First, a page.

I just wanted to say hello and wish you the best as you recover and be thankful that they caught your CES because it could have resulted in some serious permanent issues for you if your treatment had been delayed and you started to loose bowel and bladder control.

    I know that nerves take a long time to heal but the fact that some of your numbness has resolved already and you are young and otherwise healthy hopefully you'll continue on your road to recovery, just take it easy for a while, don't try to do too much at once as you want your surgery to heal properly without any complications.

    Until you start your PT, WALK! do lots of little walks rather than one big long one, listen to your body. Did you have a laminectomy and diskectomy? Hopefully you can avoid a fusion for a while.

    I wish I could assist more, but I just wanted to offer my best wishes to you as you have obviously been through alot. Keep your positive attitude, listen to your doctor and no BLT!!!

    Take care,
    Sandra
  • You are very lucky that you had a crew who had the sense to tell you to have emergency surgery. One of my surgeons took his fellowship at Barrow, so I am familiar with it, and I assume they did a good job on your surgery. Time is of the essence with CES.

    With the numbness, both the foot and the saddle area, no one can say how long it may be numb or how long it might take to resolve. Nerve injuries are impossible to predict, but we do all know that nerves are notorious for healing very slowly. Just try to be patient and follow your doctor's instructions as closely as possible. Don't try to get by or get around something, even if it strikes you as silly or stupid. And all it takes is one episode of doing something wrong to cause problems/damage.

    Be very aware to avoid any activity that requires bending, twisting, reaching overhead or to the side. Do not lift anything heavier than a gallon of milk. Avoid riding more than about 20 minutes in a car at a time, and avoid rough roads, bumps, etc. You should not sit for longer than about 20 minutes and some doctors say to limit it to 3 times per day at first...when you're eating, for example. (Mine was not this strict.)

    Basically you just want to be very mindful of your body and how you use it, particularly the first three months. Your want to avoid reherniation and you want to avoid fusion. This will require using good body mechanics, moderation of some activities, using good posture, particularly when sitting.

    While you're home, you might want to take some time to read some of the articles on this website. If you are going to be a spiney, it behooves you to learn all about your particular conditions, and how you can minimize future problems.

    Try to get up on the plane and walk a bit...just to stretch out those tissues. Oh, and I almost forgot...the most basic thing...walk, walk, walk. But don't overdo it. Walking is the best exercise for you after surgery. Try to walk for short distances on a flat surface, several times each day. This is the best activity for stretching out the spinal nerves. This helps to prevent scar tissue from attaching to the nerves as you are recovering. Distance is not that important...and you don't want to walk to the point where you are tired and in pain.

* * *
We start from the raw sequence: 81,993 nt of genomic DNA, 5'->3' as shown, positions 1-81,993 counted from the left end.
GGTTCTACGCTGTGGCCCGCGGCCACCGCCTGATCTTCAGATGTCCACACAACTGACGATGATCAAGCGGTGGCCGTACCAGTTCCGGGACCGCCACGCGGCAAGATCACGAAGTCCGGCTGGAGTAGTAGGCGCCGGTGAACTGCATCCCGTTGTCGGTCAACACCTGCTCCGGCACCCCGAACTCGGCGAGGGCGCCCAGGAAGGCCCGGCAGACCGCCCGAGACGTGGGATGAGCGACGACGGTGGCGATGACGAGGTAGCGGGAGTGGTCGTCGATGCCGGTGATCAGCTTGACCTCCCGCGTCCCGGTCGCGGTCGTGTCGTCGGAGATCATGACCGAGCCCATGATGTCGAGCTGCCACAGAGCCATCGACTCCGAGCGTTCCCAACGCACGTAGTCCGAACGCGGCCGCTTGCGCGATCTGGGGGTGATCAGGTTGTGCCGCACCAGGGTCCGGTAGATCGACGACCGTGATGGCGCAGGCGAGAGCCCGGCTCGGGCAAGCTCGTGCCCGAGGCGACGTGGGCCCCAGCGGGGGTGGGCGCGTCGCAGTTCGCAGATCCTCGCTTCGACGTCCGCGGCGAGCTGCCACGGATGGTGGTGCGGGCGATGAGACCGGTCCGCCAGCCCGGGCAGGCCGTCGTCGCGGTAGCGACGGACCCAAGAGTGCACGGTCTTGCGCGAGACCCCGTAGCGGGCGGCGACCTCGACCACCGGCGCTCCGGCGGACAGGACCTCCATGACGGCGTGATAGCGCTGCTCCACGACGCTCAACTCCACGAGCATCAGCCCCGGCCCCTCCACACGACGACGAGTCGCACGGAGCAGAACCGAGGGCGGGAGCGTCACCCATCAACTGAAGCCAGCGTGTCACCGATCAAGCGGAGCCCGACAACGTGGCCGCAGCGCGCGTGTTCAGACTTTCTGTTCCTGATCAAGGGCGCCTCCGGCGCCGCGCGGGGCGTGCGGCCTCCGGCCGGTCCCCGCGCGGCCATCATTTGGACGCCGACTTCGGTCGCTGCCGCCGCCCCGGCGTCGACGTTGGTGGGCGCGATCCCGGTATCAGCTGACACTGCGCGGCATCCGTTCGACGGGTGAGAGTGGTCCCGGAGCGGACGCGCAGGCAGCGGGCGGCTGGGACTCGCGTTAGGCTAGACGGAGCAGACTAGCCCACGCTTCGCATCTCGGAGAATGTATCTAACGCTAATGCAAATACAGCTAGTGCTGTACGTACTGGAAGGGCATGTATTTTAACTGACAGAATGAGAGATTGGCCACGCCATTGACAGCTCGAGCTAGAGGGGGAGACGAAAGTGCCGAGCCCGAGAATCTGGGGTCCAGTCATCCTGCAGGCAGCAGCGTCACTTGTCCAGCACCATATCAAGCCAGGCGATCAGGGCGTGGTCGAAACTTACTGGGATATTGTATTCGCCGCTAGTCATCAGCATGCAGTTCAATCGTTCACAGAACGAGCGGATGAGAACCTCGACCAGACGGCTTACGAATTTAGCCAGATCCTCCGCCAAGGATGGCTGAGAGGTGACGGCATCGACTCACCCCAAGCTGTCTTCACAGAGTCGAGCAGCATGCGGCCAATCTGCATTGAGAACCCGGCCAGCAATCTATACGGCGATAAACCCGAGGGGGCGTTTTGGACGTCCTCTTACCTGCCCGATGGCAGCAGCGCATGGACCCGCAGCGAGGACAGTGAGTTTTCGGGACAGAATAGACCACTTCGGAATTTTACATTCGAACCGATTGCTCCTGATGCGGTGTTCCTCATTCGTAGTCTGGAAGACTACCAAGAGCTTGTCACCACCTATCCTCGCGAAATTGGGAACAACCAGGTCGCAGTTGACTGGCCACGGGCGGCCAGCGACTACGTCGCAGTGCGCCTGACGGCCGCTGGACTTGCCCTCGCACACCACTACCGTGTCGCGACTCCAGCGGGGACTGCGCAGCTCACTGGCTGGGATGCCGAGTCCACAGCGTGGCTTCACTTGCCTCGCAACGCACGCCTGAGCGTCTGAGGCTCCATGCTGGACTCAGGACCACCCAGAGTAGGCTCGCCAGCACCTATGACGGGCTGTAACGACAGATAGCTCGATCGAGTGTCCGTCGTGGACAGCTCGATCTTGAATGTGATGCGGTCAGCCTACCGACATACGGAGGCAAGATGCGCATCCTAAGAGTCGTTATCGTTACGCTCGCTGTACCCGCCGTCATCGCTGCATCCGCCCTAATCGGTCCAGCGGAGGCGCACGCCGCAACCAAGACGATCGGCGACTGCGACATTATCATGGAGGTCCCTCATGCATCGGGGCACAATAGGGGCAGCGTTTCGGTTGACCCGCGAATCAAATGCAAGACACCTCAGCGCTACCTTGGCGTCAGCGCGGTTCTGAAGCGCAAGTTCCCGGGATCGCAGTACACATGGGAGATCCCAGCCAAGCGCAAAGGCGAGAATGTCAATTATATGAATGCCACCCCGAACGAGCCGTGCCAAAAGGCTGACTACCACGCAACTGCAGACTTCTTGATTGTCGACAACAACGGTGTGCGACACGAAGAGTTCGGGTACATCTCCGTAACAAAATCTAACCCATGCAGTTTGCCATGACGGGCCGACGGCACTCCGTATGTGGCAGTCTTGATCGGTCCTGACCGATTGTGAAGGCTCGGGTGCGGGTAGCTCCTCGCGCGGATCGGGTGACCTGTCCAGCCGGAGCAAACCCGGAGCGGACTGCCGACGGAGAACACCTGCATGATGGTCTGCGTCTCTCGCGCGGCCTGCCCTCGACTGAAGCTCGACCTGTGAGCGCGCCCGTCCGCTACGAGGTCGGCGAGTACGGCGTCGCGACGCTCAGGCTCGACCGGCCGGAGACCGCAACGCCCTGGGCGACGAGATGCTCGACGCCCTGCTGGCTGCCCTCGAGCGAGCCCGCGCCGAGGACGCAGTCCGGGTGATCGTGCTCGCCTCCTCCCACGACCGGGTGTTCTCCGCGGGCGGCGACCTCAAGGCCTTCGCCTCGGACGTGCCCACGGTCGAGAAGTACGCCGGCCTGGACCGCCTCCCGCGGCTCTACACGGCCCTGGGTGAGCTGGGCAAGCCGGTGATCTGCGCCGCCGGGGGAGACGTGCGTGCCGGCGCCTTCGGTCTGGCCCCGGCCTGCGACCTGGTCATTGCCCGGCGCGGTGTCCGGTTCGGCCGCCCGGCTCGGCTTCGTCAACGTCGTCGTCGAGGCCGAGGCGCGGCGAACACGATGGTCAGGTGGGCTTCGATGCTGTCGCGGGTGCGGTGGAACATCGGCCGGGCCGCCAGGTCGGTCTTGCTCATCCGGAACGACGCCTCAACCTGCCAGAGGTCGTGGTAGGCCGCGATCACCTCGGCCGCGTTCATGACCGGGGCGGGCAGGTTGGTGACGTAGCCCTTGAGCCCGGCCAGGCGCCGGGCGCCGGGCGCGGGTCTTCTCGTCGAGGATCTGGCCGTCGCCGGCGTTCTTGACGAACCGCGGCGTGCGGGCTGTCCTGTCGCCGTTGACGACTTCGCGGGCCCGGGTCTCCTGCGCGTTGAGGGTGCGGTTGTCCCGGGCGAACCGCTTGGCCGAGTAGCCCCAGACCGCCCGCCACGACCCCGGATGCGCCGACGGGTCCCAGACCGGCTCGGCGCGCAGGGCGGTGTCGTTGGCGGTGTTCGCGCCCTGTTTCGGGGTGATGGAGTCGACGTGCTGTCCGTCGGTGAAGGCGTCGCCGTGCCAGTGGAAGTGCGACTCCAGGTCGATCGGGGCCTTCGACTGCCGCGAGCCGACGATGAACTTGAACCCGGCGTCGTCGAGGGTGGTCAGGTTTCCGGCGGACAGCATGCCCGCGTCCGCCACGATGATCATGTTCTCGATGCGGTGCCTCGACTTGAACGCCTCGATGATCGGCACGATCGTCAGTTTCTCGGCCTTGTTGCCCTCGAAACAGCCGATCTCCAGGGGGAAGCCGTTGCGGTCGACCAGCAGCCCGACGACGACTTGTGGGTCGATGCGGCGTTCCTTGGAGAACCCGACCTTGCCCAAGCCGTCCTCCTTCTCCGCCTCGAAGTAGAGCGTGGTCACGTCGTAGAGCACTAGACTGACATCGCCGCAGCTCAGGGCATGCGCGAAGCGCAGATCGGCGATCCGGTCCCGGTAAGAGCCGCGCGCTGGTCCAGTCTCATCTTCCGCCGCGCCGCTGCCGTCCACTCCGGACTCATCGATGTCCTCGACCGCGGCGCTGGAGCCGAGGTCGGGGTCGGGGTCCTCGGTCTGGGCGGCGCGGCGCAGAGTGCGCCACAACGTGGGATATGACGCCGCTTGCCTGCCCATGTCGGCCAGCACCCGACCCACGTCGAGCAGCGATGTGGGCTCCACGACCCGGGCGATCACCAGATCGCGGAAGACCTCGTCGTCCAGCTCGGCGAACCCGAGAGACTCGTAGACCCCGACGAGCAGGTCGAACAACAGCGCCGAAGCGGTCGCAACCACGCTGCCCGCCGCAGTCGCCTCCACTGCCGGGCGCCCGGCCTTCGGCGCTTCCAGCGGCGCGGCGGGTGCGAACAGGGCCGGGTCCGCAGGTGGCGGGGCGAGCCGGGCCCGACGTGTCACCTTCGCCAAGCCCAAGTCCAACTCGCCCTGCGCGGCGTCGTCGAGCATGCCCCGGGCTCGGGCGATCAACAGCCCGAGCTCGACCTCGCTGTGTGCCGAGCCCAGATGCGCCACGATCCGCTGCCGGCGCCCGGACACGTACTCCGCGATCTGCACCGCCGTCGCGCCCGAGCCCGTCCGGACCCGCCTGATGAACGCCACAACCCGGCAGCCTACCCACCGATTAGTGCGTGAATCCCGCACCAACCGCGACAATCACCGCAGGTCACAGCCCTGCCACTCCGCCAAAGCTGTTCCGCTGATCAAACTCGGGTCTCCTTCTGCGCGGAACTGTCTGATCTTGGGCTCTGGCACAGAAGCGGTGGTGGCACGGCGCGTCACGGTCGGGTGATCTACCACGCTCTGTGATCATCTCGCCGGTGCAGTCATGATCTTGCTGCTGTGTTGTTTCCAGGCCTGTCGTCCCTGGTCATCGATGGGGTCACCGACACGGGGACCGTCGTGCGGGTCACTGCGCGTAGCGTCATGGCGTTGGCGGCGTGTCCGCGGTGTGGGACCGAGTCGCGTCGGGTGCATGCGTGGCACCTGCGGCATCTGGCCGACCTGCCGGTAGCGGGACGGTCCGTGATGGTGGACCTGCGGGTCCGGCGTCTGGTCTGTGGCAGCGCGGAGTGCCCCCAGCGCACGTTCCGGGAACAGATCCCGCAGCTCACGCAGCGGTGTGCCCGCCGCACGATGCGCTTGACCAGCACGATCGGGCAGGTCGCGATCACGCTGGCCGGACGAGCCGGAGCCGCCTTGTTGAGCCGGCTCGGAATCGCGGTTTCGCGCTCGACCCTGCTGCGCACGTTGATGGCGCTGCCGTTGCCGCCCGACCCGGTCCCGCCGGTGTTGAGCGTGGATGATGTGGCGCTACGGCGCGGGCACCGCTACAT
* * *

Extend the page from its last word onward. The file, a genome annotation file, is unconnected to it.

Good luck in your recovery. I hope things go smoothly for you.

    Gwennie


  • Thanks Sandra! I actually read your story as I was going back through the archives right before I posted. How's everything working out? The first thing I thought of you was, this is a woman right here! Taking care of her kids and special needs children at work and dealing with back pain to boot! Your husband is a lucky guy!

    Yeah I hear CES is very serious and the onset was so sudden to me I recognized it immediately. Luckily I had read a lot about back issues before the second herniation happened so I was already aware of it.

    And yes I did have a laminectomy and a discectomy. I've been finding it difficult to walk recently because I sprained my ankle a few times just trying to get to the car to the go to the hospital that night, so it was a big swollen mess. It's kind of weak from football, I've probably sprained the same ankle upwards of 15 times in my life. So between that and the walker and my back, walks are not coming easy to me right now!

    Chris
  • Thanks Gwennie! I've read your solid advice in many posts and am glad you had some input for me! How'd you become such an expert on this stuff?

    Thanks for recognizing the plane ride too, I actually forgot to ask about that.

    Chris
  • Hi Chris---we are so glad they resolved the emergency problem----I have not experienced that but know how serious it can be.---I am a 2 time spinal fusion spiney,and I am 59 years old,so I really just want to tell you I am glad you are recovering,read the posts on here,and listen to your body!I only found this site about a week before my 2nd surgery,and I dearly wish I had found it sooner----it can see you through the good and not-so-good moments.sincerely,Jeannie